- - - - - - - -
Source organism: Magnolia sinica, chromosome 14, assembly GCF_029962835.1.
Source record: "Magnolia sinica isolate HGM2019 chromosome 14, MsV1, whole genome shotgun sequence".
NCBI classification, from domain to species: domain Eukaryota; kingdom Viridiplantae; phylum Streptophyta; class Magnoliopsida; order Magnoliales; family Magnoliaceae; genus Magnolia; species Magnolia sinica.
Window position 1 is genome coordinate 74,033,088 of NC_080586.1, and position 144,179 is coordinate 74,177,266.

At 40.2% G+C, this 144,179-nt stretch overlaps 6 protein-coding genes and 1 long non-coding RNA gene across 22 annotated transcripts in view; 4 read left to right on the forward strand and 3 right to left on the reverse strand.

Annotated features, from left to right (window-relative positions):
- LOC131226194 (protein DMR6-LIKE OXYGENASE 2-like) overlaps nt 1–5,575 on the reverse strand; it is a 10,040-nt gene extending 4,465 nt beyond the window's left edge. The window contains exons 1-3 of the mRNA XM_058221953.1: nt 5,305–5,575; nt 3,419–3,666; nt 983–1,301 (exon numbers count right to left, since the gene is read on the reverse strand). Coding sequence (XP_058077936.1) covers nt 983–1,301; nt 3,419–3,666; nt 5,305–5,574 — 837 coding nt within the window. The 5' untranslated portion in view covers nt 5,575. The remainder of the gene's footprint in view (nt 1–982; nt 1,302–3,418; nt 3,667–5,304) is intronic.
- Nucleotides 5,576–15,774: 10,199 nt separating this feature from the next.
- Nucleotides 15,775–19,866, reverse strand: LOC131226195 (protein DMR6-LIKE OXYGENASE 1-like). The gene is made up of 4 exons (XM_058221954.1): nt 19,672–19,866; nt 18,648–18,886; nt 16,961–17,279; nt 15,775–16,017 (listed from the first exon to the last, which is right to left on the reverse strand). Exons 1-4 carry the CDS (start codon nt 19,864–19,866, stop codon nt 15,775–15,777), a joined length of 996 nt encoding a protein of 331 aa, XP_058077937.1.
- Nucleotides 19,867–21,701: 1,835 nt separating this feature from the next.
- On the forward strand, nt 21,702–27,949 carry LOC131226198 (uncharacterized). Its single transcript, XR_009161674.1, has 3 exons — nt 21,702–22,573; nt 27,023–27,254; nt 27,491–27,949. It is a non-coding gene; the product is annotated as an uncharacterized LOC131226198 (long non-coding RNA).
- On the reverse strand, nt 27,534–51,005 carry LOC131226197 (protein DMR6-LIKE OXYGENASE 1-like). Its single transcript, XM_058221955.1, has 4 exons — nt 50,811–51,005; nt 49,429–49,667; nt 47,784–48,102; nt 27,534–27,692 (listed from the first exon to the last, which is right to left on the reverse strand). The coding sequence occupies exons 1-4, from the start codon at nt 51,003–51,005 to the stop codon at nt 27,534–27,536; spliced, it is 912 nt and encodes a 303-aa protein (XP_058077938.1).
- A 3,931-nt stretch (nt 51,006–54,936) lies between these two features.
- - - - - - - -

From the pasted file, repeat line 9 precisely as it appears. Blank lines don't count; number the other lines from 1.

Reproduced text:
- Nucleotides 15,775–19,866, reverse strand: LOC131226195 (protein DMR6-LIKE OXYGENASE 1-like). The gene is made up of 4 exons (XM_058221954.1): nt 19,672–19,866; nt 18,648–18,886; nt 16,961–17,279; nt 15,775–16,017 (listed from the first exon to the last, which is right to left on the reverse strand). Exons 1-4 carry the CDS (start codon nt 19,864–19,866, stop codon nt 15,775–15,777), a joined length of 996 nt encoding a protein of 331 aa, XP_058077937.1.